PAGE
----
More Than Money, Defense Needs Compelling Narrative

By Sandra I. Erwin
Former Defense Secretary Robert Gates once chided top brass for overindulging in “next-war-itis,” a term he coined to describe the generals’ obsessive preoccupation with planning for hypothetical future enemies instead of focusing on the wars at hand.

The fighting in Afghanistan is still raging, but the Pentagon already has been instructed to dust off the crystal ball.

“The time has come, is here now … to look out to what the world will need next, to the security challenges that will define our future after Iraq and Afghanistan,” says Deputy Defense Secretary Ashton Carter.

Although the Defense Department remains hugely distracted by the current budget standoff and looming spending cuts, it needs to begin to think about how forces will be organized and equipped for the post-Afghanistan world, Carter says. “We need to make this transition no matter what the fiscal situation.”

Details on what that transition might look like will begin to trickle out next year as the Pentagon begins drafting the congressionally mandated quadrennial defense review (QDR) that must be completed by February 2014.

As the review gets under way, one of the trending topics inside the beltway intelligentsia will be whether the QDR brain trust can weave a cogent narrative for the future of the nation’s military.

Pentagon watchers already are warning that this is no time for business as usual, considering the domestic political climate and the fiscal crunch that could put defense spending in the cross hairs of a future deficit-reduction deal.

Experts contend that the Pentagon needs to do a better job articulating how military forces will be employed in the future — in war or peacetime — and why the United States should continue to invest in the large force it currently has.

The chairman of the Joint Chiefs of Staff Army Gen. Martin E. Dempsey, already has hinted that the military expects to be on a permanent war footing. Defense officials do not see the end of the Afghanistan war as the beginning of a peaceful era. They view the Arab Spring and Iran’s nuclear ambitions as ticking time bombs. Although the odds of a large-scale war are low, the “chance of violence for ideological and other purposes is exponentially greater,” according to Dempsey.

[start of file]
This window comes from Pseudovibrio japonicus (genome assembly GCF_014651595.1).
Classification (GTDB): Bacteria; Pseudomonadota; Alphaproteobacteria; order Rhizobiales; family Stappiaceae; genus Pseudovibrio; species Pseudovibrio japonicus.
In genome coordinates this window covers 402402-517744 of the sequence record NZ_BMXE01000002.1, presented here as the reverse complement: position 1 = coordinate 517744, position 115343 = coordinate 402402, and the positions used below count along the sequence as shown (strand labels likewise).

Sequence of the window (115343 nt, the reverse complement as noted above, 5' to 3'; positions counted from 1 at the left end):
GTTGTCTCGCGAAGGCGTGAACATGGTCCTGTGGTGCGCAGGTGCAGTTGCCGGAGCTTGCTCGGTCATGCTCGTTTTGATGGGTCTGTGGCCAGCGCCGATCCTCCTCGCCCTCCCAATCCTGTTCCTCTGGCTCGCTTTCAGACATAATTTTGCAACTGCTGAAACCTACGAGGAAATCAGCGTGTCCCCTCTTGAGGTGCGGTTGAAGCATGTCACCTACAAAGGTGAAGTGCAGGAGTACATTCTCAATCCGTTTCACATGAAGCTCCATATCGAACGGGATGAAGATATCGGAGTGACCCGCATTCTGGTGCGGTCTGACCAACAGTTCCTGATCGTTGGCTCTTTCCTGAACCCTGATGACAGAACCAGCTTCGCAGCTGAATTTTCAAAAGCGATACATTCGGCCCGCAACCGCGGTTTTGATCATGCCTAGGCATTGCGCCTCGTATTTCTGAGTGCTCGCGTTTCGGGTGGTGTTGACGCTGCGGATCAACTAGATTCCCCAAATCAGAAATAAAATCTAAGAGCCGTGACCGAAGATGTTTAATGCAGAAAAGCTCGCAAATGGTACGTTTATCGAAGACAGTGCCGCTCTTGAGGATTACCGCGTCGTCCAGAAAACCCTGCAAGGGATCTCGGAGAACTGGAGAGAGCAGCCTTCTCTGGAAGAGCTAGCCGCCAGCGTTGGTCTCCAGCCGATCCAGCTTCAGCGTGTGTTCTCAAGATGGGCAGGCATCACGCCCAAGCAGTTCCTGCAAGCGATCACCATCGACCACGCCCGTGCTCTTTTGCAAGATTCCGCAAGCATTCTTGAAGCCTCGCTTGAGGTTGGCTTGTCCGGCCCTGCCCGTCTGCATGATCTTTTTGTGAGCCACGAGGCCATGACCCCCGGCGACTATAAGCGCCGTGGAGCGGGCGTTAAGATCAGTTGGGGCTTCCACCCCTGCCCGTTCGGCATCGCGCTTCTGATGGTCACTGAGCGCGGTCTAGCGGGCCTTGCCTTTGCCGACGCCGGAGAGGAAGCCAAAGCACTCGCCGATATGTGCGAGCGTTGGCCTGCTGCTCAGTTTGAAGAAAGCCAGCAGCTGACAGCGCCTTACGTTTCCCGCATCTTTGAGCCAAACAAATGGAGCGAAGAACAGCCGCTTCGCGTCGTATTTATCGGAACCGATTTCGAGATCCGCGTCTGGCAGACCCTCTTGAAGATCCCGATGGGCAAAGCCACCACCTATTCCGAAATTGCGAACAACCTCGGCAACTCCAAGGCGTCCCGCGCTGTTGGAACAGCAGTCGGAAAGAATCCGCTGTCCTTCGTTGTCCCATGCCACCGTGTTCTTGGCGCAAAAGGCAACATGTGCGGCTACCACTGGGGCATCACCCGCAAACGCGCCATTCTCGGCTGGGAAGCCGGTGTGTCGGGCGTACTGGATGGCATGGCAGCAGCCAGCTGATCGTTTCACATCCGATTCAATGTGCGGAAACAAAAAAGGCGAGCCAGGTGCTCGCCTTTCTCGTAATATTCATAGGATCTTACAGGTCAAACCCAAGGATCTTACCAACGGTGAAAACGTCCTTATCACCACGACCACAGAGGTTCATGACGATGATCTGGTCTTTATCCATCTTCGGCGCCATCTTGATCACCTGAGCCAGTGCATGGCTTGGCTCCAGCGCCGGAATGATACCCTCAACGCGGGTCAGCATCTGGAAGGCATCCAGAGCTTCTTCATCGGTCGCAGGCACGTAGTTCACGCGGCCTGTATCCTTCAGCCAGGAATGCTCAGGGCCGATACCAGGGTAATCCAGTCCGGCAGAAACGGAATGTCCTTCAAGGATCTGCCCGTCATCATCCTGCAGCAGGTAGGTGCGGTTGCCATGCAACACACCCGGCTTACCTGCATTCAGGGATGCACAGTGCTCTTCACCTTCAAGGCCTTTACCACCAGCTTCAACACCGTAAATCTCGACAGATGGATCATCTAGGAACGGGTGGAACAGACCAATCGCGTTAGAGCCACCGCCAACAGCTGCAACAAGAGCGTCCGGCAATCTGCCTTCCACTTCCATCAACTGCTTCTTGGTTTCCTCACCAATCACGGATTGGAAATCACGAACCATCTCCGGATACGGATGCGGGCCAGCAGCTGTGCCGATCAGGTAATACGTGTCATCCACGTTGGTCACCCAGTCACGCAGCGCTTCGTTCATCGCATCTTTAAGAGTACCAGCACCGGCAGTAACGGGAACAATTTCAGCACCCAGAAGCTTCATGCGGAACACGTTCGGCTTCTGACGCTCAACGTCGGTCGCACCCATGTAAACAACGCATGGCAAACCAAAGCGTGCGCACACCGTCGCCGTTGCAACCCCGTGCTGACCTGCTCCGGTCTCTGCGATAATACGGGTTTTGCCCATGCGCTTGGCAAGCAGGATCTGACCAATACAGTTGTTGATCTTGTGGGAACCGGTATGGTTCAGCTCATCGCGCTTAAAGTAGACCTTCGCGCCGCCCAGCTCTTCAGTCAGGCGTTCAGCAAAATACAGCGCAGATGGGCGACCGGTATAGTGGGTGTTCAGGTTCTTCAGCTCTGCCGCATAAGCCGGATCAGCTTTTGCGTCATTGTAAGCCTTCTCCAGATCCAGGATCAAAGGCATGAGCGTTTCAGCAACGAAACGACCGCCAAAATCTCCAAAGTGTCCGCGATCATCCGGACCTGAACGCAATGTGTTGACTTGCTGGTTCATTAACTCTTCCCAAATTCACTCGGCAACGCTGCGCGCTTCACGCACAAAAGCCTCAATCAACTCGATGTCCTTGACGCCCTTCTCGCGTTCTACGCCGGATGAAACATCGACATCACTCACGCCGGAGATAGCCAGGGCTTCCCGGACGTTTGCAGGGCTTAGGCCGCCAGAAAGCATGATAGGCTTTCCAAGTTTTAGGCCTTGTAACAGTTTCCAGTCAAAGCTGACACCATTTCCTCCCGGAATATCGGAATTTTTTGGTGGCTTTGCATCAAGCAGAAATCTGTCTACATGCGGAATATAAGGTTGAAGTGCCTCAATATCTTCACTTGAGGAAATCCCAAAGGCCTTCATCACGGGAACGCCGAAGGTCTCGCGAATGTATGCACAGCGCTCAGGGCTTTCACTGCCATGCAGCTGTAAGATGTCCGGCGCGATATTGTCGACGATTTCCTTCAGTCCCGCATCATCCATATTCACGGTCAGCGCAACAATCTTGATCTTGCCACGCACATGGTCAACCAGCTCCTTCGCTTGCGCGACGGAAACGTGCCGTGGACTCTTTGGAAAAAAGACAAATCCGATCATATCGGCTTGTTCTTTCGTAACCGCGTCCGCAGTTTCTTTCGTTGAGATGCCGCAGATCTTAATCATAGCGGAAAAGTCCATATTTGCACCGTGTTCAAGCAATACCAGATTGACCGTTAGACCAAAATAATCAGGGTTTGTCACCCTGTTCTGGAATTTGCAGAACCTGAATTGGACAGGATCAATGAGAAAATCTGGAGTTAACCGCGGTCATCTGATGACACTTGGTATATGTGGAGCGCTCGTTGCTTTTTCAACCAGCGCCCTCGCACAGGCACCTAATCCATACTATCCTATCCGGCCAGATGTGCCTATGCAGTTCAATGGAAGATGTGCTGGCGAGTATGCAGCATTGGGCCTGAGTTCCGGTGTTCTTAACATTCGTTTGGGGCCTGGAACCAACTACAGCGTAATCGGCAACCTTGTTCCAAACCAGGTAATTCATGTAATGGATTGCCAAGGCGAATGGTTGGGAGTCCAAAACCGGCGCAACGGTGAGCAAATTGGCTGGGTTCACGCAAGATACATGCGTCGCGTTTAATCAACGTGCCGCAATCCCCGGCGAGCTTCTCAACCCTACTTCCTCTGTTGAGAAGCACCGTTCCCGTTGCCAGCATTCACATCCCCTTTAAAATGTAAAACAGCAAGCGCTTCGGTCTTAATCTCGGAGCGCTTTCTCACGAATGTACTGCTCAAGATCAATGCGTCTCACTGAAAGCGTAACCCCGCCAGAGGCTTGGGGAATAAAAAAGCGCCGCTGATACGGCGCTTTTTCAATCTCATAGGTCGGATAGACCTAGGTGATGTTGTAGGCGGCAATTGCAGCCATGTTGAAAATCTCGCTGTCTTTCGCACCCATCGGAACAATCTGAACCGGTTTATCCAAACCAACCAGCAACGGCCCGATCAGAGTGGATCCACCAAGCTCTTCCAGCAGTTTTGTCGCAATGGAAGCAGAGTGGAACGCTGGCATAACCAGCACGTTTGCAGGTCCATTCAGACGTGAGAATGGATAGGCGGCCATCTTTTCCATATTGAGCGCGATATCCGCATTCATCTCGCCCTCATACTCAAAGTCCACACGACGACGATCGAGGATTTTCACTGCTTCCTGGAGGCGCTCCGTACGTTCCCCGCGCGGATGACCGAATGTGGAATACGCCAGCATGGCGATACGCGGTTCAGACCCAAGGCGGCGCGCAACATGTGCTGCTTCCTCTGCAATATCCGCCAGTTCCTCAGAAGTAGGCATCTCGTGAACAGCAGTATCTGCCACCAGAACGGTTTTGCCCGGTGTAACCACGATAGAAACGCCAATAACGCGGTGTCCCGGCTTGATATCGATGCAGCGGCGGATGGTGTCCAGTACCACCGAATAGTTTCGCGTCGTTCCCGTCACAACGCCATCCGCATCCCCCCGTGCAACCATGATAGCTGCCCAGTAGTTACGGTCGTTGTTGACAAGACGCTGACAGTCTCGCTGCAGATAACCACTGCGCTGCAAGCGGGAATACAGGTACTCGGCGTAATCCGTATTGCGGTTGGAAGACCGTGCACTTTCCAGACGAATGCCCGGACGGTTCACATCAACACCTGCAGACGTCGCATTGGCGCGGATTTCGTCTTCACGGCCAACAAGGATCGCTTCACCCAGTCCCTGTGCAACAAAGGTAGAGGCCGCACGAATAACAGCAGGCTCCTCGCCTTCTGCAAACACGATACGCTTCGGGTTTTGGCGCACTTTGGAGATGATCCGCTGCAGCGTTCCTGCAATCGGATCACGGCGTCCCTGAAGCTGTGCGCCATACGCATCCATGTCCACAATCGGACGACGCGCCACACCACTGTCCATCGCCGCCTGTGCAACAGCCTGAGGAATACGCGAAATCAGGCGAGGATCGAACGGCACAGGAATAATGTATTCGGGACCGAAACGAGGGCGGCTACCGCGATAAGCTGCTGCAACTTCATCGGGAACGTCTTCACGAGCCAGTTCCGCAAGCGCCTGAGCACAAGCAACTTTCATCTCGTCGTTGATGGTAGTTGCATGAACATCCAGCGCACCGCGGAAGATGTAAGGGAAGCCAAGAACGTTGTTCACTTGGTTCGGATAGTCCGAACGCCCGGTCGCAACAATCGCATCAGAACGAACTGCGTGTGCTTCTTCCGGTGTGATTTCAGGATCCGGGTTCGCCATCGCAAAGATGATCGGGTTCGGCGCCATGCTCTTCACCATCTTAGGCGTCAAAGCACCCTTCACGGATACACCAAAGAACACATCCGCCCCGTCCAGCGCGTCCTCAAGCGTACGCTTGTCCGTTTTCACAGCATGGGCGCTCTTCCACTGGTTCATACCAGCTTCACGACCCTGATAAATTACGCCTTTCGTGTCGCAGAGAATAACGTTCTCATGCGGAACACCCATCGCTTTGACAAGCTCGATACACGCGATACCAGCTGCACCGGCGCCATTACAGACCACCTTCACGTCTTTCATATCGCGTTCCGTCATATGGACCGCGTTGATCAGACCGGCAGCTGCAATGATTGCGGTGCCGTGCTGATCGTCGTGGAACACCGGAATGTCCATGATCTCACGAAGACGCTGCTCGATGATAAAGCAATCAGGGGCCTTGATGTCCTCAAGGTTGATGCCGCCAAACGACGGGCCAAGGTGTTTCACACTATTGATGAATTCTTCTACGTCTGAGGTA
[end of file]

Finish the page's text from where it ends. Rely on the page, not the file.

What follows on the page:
Staying ready for a possible crisis in the Middle East will have to be balanced against the Pentagon’s ambitions in Asia. The widely publicized plan to shift U.S. forces to the Pacific already has drawn fire for being too belligerent. The lesson for the Pentagon is that it needs a strong narrative in order to make a case to Congress and the public for why the nation needs to continue to spend more than half a trillion dollars on the military each year, even if American troops are not involved in a shooting war.

Articulating a vision will be “more critical than ever before,” says Barry Pavel, director of The Atlantic Council’s Brent Scowcroft Center on International Security.

Previous QDRs and strategy documents are littered with catchphrases such as “forward presence,” “security cooperation” and “stability operations.” Given the political atmosphere in Washington, the Pentagon is going to have to do better at framing the debate, as Americans increasingly are sending representatives to Congress who have little experience or knowledge of military and international affairs.

Only 20 percent of the 535 members of Congress have served in the military — 25 in the Senate and 90 in the House of Representatives.

The arrival of a new Congress should motivate the Defense Department to sharpen its message, and it will behoove civilian and military leaders to make a persuasive case for the “defense capabilities we need, not just the capabilities we would like,” suggests Pavel.

In the defense industry, a messaging strategy also is in order, or Pentagon contractors could find themselves in a “post-Afghanistan phase without concrete direction,” says Zachary Miller, an analyst at the American Security Project.

Industry desperately needs a narrative for its future, Miller asserts. “This is a difficult concept considering the United States has not yet achieved a firm posture or strategy for the post-Afghanistan security environment.”

The pivot to the Pacific is hard to dispute because of the massive shift in economic power to Asia. But it is still a fuzzy concept for most people to grasp. Miller and other analysts point out that the Asia strategy cannot be centered only around the military, and should involve other foreign policy instruments, such as trade and diplomacy.

During a question-and-answer session at Kansas State University, Dempsey offered one of the canniest explanations so far on why the military believes it should turn its attention to Asia. It’s the Wayne Gretzky rule, Dempsey explains. Ice hockey legend Gretzky, when asked about his secret to winning, responded that he skates “where the puck is going to be, not to where it’s been,” Dempsey recalls. “That’s what we’re trying to do.”

Whether the Gretzky analogy scores bigger budgets for the Pentagon remains to be seen. But Dempsey’s comments hint at the tough public-relations challenge that the Pentagon faces.

“People have no idea what we do,” Air Force Chief of Staff Gen. Mark Welsh tells Defense News, as he acknowledges that his service’s communications skills often are left wanting. “Clearly, we have to be able to tell the story in a way that’s better understood.”

Topics: Defense Department, DOD Budget, DOD Policy

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